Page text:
Once you have a clear vision, you should think about a strategy:
- Check and analyze the situation in your company (maybe with a SWOT analysis).
- Define basic goals, which bring you closer to your vision.
- Determine who is concerned and who is involved, and make the concerned involved.
(Also think about which external stakeholders you could involve.)
- Determine a rough framework for the schedule, cost and evaluation.
Think about how you want to measure and document your progress. Determine indicators (Key Performance Indicator), such as employee satisfaction or engagement.
Here, simple numbers (for example the number of comments per blog article) or surveys can help. Carry out an initial measurement (a 'zero-measurement'), before you start with the intranet or making larger changes, and regularly check for visible trends.
Start with two or three cases, which you can implement in a few weeks with relatively little difficulty (and resistance). Learn from the implementation and don't cling to a goal once set . You will possibly learn about your company, its processes and employees, and change your way of thinking.
Don't just use these cases to learn from them, but also to better assess reactions and attitudes within the company. Continue looking for cases which require little effort, that could be of great benefit to employees.
7. Market observations and networking
Constantly observe market activities and developments for intranets and digital workplaces. Don't restrict your observations to your industry, but also watch out for the activities and initiatives of companies who might only be partly comparable to yours or match in unusual aspects. When it comes to intranets, problems and solutions are usually less related to criteria like industry or size, but to factors like number and distribution of locations, company culture and internationality.
Don't just copy what others are doing. Just because a competitor was successful with a certain method, doesn't mean it applies to you. But also don't fall back to allegedly simple solutions, which have always worked in the past. Neither a thoughtless imitation of the competitor, nor a euphoric waving of flags are suitable approaches.
When observing the market, it is also important to network with employees from other companies and to learn from their successful and failed initiatives. Join an intranet work-group.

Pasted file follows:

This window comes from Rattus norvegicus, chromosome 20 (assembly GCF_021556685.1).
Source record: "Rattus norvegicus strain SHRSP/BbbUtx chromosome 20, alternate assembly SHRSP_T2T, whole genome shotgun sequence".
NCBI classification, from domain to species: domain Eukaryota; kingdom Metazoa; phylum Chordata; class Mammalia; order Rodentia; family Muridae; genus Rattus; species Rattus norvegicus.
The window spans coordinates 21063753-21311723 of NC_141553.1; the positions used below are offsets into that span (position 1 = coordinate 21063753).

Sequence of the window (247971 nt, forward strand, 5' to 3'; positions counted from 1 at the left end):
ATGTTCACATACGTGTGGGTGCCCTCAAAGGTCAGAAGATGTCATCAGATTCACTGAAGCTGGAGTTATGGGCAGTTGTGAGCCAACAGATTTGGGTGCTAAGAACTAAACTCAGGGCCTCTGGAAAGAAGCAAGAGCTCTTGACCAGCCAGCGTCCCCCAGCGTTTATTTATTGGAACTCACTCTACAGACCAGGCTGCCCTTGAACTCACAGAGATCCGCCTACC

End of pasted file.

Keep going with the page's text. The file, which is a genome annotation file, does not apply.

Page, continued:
Identify employees and managers in your company, who are open to topics such as social media, networking and know-how. There might be colleagues, who are active in social media in their private life, and are consequently fond of such topics. To exchange experiences you might create a regular round table, to which you can invite such persons, one after the other.
Build capacity step by step. Not just for the core team, but also for employees in operational areas. Build contact with employees in various areas early on. Try to win employees as 'ambassadors' or 'gurus' in operational areas.
Be sure to involve the IT department early on. Even though today's technology is significantly simpler and cheaper, you should not approach IT four weeks before your planned start date and confront them with a predetermined solution.
Build a policy of guidelines and rules. This policy should convey security, support and strength to all employees and help you avoid legal pitfalls. Important components for this are, for example:
- Social Business Guidelines
- Reporting to or holding round tables with the executive board, or top-level management
- Responsible and competent persons
- Business applications in process descriptions
Further information regarding this can be found in the blog post The meaning of governance for digital for digital workplace and intranet projects by Thomas Renken.
Constantly check your progress and components.
- Market observation and networking
Think about which might be the correct sequence of components for your company.
And if you ever think you have an intranet: Start from the beginning.
This article is translated from the German article written by Frank Hamm.